Many nonprofits overlook the important process of creating a strategic plan. Consider that a strategic plan is much like a roadmap or GPS. It tells you where the organization is going and how it’s going to get there. Strategic plans do more than that. A strategic plan helps nonprofits have the greatest possible impact on their community. Planning is also useful for clarifying the organization’s mission and goals. Board members rely on the strategic plan to help them prioritize the budget, allocate spending, and maximize their fundraising dollars.
It’s helpful for boards to use a strategic plan template so they can be sure that they’re getting all the essential components to it. A strategic plan should be considered a fluid document that boards can adapt to reflect the changing needs of the nonprofit, society, or the industry.
Strategic Plan Template for a Nonprofit Board
Executive Summary-The Executive Summary is much like it sounds. It should include short descriptions of the most important information about the strategic planning process and the results. Thus, it makes sense that the Executive Summary should be written after the planning is completed. The summary should be no more than 1-2 pages in length and describe the highlights of the plan including strategic issues and goals, and when and how the nonprofit will implement the plan.
Board Authorization of Strategic Plan-In the case of a corporation, the strategic plan template should include the names, signatures, and dates of the board members who approved the plan. The format may be formatted along the lines of the following:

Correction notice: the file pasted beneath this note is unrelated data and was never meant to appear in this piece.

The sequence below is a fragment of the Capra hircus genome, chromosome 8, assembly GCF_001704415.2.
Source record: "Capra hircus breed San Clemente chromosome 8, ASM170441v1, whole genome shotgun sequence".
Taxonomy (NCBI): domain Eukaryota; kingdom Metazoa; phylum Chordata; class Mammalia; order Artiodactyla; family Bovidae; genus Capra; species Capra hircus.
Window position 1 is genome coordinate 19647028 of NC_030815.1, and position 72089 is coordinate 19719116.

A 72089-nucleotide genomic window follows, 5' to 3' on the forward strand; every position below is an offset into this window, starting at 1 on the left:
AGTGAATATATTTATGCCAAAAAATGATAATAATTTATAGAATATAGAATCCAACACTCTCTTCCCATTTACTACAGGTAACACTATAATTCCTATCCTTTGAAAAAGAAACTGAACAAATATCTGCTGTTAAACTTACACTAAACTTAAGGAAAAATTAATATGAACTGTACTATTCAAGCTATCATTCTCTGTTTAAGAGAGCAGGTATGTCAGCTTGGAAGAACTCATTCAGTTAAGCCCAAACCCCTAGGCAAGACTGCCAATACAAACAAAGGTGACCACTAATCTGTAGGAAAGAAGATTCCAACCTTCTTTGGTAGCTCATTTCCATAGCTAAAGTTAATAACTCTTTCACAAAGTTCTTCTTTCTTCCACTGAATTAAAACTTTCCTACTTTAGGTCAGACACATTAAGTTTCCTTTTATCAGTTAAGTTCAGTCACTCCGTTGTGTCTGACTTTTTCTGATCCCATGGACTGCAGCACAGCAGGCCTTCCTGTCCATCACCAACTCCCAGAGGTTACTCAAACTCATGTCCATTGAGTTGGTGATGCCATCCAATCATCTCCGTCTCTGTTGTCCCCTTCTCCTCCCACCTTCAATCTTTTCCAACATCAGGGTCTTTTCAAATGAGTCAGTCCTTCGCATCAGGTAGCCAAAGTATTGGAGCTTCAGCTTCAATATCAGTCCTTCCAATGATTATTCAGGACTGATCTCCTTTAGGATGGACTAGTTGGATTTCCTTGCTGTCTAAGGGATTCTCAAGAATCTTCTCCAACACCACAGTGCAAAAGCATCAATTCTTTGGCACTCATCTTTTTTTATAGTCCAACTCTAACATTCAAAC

Name of Board Member: ___________
Date Signed: _________
Name of Board Member: ____________
Date Signed: _________
Organizational Description-This section is intended for external stakeholders such as potential members, donors, grantmakers, and other interested stakeholders. This section should be informative and include a brief overview of the history of the organization, a description of products or services, and an overview of the organization’s main accomplishments and other notable highlights or events in the history of the nonprofit.
Mission, Vision and Values-These statements provide information about the organization’s purpose, what they do, and the values that they deem precious.
Mission Statement-The mission statement provides a short statement about the organization’s purpose. It should explain why the organization exists and why they offer the products or services they do. Bear in mind that nonprofits post their mission statements to their letterhead, insert it into all plan documents, and list it on the website.
Vision Statement-The vision statement should be aspirational and inspirational. It should be a statement that talks about what the leaders want to see happen when the organization meets its goals.
Values Statement-The values statement paints a picture of the organization’s core values in how they implement the mission and vision. The board and its officers should adhere to the nonprofit’s values in thought, speech, and actions in their official board duties.